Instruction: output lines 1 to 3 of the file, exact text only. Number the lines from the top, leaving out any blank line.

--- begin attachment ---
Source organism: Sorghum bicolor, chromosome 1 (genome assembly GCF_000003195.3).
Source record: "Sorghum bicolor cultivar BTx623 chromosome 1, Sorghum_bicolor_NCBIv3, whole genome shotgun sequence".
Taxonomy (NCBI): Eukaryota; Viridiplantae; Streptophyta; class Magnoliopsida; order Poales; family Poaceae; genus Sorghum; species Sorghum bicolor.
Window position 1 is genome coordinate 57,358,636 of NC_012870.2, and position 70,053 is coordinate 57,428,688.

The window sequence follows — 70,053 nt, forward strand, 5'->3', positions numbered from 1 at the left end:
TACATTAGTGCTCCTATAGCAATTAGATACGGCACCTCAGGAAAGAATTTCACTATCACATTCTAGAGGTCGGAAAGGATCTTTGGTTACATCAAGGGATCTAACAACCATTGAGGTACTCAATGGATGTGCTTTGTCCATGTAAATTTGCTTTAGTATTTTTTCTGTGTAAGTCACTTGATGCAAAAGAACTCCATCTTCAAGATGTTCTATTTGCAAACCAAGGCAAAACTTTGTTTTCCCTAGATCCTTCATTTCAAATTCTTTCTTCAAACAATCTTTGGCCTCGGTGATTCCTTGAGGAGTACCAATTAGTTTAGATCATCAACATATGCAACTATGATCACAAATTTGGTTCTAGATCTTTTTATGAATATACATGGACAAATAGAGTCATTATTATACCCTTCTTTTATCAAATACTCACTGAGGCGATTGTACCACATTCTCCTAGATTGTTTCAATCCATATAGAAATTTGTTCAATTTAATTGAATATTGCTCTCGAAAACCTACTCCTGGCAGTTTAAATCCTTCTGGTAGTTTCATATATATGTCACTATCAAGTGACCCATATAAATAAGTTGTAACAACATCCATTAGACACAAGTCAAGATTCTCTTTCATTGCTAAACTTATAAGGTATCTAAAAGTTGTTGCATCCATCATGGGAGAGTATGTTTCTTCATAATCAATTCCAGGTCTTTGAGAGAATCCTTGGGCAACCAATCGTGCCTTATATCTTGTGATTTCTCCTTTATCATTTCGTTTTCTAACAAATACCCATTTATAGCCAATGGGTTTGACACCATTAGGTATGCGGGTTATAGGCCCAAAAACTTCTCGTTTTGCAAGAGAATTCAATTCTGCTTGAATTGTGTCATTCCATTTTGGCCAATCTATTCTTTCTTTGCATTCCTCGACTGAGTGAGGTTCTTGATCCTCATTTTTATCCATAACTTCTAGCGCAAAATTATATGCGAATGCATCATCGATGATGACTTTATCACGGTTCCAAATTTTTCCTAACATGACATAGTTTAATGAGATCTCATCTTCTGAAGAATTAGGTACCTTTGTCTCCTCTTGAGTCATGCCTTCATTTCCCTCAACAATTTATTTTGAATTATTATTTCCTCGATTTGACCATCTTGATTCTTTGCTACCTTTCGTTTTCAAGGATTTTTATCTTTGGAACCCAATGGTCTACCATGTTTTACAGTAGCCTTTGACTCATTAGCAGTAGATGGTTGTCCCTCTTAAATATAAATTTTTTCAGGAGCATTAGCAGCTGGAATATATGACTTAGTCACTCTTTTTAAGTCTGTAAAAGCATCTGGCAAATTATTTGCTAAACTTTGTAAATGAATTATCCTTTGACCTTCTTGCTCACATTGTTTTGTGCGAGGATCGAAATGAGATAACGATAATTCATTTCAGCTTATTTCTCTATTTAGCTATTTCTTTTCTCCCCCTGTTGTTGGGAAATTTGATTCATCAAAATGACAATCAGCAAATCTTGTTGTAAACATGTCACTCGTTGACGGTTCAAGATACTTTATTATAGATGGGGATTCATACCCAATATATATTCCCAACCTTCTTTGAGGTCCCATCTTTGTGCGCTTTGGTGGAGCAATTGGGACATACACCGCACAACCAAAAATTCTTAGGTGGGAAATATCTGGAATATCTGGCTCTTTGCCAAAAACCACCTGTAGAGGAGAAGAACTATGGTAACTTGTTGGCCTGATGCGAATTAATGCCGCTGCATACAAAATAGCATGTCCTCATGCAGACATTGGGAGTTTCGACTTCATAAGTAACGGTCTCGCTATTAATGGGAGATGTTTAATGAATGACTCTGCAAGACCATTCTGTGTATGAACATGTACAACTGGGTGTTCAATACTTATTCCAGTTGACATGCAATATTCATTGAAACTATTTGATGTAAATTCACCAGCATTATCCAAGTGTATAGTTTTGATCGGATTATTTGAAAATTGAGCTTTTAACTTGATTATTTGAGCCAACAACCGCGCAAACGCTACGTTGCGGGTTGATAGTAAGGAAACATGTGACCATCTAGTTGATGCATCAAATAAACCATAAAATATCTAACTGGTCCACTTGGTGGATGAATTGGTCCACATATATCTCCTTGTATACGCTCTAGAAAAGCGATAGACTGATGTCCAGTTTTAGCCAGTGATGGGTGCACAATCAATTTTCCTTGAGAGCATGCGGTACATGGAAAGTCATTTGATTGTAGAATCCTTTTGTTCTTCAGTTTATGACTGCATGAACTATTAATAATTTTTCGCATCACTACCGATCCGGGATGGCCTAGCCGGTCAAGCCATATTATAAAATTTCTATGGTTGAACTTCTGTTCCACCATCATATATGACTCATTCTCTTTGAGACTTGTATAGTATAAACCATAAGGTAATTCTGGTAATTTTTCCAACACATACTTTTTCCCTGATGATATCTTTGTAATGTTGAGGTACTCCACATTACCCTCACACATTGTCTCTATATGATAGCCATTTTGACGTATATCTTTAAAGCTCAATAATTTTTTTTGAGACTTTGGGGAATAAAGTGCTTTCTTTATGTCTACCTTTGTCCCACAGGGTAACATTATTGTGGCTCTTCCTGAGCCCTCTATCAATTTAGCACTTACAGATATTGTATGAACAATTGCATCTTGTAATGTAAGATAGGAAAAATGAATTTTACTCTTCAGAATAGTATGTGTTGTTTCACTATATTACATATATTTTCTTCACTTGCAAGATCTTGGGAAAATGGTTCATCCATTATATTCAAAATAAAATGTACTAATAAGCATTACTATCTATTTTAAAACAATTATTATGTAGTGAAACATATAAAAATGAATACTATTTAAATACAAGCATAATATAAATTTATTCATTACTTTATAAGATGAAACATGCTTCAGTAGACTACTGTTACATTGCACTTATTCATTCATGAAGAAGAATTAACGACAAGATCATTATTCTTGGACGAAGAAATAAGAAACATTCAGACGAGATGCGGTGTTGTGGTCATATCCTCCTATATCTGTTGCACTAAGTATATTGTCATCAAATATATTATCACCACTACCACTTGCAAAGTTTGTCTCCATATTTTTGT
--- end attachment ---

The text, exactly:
Source organism: Sorghum bicolor, chromosome 1 (genome assembly GCF_000003195.3).
Source record: "Sorghum bicolor cultivar BTx623 chromosome 1, Sorghum_bicolor_NCBIv3, whole genome shotgun sequence".
Taxonomy (NCBI): Eukaryota; Viridiplantae; Streptophyta; class Magnoliopsida; order Poales; family Poaceae; genus Sorghum; species Sorghum bicolor.